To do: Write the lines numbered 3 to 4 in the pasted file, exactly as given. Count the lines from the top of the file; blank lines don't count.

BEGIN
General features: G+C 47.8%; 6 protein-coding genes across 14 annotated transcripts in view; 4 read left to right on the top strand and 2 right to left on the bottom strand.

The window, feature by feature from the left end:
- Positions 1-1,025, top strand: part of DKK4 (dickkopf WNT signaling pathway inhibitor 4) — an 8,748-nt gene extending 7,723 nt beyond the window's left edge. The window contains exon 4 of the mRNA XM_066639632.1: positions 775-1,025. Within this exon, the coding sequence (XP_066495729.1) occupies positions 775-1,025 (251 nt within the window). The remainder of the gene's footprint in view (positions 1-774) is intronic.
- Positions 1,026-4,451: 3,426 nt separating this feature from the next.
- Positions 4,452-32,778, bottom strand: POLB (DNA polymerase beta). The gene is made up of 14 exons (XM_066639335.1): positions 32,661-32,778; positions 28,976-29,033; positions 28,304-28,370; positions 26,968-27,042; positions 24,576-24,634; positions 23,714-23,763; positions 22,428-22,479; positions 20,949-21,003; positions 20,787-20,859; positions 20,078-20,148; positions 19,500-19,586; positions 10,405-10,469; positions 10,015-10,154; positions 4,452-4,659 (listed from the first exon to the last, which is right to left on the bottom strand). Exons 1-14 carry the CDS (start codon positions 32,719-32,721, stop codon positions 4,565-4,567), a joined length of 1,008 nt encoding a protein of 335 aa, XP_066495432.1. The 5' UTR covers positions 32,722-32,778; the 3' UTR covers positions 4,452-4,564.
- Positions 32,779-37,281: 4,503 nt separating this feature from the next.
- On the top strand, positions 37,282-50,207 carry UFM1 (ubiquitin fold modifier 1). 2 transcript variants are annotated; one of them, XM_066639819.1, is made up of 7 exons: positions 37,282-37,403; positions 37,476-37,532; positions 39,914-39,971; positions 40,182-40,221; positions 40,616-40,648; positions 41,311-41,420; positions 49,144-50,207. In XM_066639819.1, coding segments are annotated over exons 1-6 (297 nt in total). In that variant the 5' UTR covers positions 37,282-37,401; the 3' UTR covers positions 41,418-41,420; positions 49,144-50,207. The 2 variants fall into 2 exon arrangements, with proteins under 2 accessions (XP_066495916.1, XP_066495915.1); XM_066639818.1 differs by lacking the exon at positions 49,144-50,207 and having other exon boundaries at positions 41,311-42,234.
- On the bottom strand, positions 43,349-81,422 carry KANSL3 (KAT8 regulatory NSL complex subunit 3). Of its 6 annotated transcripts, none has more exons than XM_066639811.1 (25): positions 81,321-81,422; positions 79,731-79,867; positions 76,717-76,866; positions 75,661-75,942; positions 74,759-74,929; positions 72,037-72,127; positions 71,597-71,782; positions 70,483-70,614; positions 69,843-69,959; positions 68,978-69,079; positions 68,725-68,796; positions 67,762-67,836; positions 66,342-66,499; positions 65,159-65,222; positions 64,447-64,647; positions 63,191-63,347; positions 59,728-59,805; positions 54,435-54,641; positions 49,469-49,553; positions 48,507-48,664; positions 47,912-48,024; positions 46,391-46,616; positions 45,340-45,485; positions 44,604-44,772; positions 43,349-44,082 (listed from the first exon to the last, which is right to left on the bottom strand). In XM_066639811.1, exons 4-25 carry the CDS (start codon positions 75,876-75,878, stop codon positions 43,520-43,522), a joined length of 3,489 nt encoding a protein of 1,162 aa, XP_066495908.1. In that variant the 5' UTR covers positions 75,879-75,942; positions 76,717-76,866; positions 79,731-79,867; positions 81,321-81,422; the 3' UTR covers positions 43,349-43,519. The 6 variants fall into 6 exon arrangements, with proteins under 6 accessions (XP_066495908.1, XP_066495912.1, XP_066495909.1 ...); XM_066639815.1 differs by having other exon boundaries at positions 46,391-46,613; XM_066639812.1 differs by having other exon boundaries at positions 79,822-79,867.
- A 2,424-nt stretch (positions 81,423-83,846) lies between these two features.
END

- Positions 1-1,025, top strand: part of DKK4 (dickkopf WNT signaling pathway inhibitor 4) — an 8,748-nt gene extending 7,723 nt beyond the window's left edge. The window contains exon 4 of the mRNA XM_066639632.1: positions 775-1,025. Within this exon, the coding sequence (XP_066495729.1) occupies positions 775-1,025 (251 nt within the window). The remainder of the gene's footprint in view (positions 1-774) is intronic.
- Positions 1,026-4,451: 3,426 nt separating this feature from the next.